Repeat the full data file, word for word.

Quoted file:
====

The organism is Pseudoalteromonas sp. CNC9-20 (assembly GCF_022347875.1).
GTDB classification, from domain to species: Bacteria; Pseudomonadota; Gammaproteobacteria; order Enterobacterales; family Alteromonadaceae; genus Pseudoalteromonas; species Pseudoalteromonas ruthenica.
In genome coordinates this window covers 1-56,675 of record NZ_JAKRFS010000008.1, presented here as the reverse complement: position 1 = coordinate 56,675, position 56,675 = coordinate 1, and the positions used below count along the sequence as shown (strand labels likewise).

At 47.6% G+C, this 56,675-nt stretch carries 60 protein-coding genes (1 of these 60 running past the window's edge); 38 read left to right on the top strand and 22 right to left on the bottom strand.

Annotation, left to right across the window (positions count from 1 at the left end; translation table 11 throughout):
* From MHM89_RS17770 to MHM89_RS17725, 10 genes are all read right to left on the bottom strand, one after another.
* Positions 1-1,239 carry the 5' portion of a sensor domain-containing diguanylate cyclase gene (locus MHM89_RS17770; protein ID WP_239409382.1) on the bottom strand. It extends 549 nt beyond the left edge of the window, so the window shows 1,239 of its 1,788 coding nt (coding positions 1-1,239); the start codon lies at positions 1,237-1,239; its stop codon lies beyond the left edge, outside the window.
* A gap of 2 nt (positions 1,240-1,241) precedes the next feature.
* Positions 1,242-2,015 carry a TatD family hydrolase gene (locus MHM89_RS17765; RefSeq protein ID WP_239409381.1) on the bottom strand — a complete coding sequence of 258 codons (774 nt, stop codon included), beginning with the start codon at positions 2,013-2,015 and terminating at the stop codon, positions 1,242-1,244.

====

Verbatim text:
The organism is Pseudoalteromonas sp. CNC9-20 (assembly GCF_022347875.1).
GTDB classification, from domain to species: Bacteria; Pseudomonadota; Gammaproteobacteria; order Enterobacterales; family Alteromonadaceae; genus Pseudoalteromonas; species Pseudoalteromonas ruthenica.
In genome coordinates this window covers 1-56,675 of record NZ_JAKRFS010000008.1, presented here as the reverse complement: position 1 = coordinate 56,675, position 56,675 = coordinate 1, and the positions used below count along the sequence as shown (strand labels likewise).

At 47.6% G+C, this 56,675-nt stretch carries 60 protein-coding genes (1 of these 60 running past the window's edge); 38 read left to right on the top strand and 22 right to left on the bottom strand.

Annotation, left to right across the window (positions count from 1 at the left end; translation table 11 throughout):
* From MHM89_RS17770 to MHM89_RS17725, 10 genes are all read right to left on the bottom strand, one after another.
* Positions 1-1,239 carry the 5' portion of a sensor domain-containing diguanylate cyclase gene (locus MHM89_RS17770; protein ID WP_239409382.1) on the bottom strand. It extends 549 nt beyond the left edge of the window, so the window shows 1,239 of its 1,788 coding nt (coding positions 1-1,239); the start codon lies at positions 1,237-1,239; its stop codon lies beyond the left edge, outside the window.
* A gap of 2 nt (positions 1,240-1,241) precedes the next feature.
* Positions 1,242-2,015 carry a TatD family hydrolase gene (locus MHM89_RS17765; RefSeq protein ID WP_239409381.1) on the bottom strand — a complete coding sequence of 258 codons (774 nt, stop codon included), beginning with the start codon at positions 2,013-2,015 and terminating at the stop codon, positions 1,242-1,244.